Posted by Greg Mills
One of the ways Apple delights users with its software is that we commonly find thoughtful features that Apple hasn’t even mentioned in support literature. As dyslexic as an old oak tree, misspelled words don’t jump out at me the first time around when I proof read.
One of the cool features of the Apple iOS is adaptive spelling. When using iPad or iPhone and you are typing and misspell a word, the adaptive spelling feature will suggest a correctly spelled word and insert it. Since it is so easy to fumble with the tiny touch screen keyboard on iPhone, adaptive spelling was introduced in the first iPhone. It has been improved since that time.
Well, that works great if the word the program suggested is what you meant to use. Sometimes, the suggested and automatically inserted word is not only wrong, it is a hysterically funny wrong word. For me, the feature works about 90% of the time, but the rest of the time the results are embarrassing. When you are clicking away and the spell check system substitutes a word, often you don’t even notice.
I suggested to Apple, a few months ago, that it would be way cool if substituted words were a different color for a few seconds, to cause the user to notice a word was automatically changed. This allows for the user to confrim by consent that a word spelled wrong has a correct substitution as they are writing. Well, great minds think alike and while I can’t be sure it was my submitted idea or someone elses, but they did it.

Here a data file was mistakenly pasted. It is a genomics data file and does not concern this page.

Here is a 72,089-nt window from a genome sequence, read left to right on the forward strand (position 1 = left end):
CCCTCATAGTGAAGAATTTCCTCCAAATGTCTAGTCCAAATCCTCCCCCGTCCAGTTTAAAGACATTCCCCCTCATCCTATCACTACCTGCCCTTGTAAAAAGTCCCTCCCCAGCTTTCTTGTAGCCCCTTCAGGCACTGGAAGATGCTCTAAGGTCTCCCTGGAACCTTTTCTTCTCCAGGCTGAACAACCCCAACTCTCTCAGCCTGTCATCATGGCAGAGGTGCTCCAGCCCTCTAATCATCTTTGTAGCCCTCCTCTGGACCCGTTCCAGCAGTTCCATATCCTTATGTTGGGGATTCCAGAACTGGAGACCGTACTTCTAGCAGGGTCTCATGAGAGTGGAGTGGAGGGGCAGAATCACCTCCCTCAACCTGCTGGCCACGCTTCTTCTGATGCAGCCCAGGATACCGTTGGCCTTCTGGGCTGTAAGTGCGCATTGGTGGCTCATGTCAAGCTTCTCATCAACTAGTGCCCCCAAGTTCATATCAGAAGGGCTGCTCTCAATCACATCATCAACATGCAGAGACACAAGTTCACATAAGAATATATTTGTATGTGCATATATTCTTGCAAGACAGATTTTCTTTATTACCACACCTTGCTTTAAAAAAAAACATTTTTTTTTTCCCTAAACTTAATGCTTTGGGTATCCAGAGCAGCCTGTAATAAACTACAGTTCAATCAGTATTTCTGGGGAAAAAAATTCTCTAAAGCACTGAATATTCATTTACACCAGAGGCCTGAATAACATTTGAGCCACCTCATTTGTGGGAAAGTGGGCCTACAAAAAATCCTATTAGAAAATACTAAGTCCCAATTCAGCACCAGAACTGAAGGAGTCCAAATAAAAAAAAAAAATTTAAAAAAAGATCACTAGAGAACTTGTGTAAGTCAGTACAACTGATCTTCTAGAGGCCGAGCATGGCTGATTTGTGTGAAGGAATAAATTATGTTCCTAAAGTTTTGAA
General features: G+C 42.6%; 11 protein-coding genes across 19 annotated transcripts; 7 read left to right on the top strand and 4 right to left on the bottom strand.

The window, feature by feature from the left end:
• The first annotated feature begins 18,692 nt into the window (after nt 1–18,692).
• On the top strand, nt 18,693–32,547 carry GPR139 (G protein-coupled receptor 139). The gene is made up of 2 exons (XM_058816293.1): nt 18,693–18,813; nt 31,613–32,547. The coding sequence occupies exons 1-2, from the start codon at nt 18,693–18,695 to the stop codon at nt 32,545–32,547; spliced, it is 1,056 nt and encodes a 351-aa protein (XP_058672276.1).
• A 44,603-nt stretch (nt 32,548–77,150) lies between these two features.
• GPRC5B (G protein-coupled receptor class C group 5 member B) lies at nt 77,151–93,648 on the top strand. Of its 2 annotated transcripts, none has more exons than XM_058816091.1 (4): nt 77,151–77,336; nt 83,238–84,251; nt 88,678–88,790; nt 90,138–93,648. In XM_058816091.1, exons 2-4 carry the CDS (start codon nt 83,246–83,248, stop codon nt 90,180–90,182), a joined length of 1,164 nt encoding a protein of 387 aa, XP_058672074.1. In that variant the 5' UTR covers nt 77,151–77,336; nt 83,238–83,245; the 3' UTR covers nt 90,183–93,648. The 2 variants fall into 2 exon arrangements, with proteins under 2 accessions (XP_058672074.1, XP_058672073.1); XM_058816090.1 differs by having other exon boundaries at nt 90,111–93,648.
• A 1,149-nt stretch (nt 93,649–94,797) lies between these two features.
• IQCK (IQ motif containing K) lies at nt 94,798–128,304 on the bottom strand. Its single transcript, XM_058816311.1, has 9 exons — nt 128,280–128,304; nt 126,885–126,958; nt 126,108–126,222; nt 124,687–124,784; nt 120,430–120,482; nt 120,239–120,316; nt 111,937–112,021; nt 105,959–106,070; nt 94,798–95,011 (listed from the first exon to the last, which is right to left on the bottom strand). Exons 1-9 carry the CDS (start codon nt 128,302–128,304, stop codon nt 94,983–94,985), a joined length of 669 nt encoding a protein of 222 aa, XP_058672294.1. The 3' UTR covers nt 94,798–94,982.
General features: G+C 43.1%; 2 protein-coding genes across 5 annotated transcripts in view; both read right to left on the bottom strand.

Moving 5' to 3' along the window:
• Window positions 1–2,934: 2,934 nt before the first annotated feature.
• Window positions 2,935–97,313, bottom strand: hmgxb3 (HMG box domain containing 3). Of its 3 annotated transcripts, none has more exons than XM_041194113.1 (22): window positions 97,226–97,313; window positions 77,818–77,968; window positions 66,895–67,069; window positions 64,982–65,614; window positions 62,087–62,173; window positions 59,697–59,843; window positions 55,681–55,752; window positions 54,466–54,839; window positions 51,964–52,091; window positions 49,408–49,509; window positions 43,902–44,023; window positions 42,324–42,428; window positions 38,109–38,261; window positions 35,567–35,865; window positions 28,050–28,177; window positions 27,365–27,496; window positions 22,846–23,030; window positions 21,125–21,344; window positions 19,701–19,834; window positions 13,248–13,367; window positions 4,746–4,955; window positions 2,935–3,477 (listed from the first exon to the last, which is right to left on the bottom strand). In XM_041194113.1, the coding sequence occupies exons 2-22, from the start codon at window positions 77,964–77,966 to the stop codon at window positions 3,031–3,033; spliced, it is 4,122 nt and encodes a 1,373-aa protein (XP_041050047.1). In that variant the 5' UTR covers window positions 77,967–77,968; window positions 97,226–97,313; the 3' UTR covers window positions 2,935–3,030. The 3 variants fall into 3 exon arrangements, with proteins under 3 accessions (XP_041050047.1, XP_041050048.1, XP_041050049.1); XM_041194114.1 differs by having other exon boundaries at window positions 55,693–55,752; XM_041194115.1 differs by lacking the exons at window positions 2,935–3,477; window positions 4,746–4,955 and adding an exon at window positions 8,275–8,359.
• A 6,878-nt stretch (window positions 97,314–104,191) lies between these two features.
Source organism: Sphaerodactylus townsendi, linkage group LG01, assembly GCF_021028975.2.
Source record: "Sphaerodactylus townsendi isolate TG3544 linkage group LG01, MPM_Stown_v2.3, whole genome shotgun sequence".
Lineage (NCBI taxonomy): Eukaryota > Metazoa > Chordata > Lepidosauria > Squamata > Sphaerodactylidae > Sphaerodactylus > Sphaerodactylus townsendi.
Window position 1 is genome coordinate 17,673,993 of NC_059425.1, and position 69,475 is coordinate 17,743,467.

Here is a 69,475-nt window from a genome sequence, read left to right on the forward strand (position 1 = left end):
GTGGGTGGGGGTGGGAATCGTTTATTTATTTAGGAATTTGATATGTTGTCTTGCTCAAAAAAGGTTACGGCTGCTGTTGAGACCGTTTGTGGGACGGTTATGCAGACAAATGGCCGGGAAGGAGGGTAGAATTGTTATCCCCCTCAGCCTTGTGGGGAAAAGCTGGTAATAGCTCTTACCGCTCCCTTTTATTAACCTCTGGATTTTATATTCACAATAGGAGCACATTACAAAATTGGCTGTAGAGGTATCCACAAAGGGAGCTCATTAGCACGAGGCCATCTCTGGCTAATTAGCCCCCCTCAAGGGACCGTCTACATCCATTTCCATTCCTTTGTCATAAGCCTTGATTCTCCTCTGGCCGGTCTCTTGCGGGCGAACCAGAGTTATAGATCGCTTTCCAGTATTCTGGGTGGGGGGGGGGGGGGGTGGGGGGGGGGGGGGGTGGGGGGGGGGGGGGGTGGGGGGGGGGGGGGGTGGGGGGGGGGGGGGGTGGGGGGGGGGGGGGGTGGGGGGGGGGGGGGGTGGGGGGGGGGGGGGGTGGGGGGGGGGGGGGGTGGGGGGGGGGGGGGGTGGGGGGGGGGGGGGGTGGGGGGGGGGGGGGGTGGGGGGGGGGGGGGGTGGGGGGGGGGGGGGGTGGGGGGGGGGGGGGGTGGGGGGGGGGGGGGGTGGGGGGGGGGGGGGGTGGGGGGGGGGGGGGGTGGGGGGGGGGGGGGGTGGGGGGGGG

When you use Mail, as you type along, if the adaptive spell checker discovers a word that isn’t spelled right, they change it to the program’s best guess and underline it in blue. If you let it pass, the blue under line disappears in a few seconds. I think this will work much better for me in helping me to notice absurdly wrong words in time to correct them.
When the word is so badly mangled the spell checker can’t even make an educated guess, the word remains underlined in red to allow you to run the conventional spell checker on it. The combination of spell check features in Mail 5.0 makes the text entry features very helpful to the dyslexics of the world and I suspect everyone else to some extent.
Pages does not seem to have apaptive spelling yet. I suspect it will in the next update. This is just one more element of the merging of the iOS and Mac OS feature set.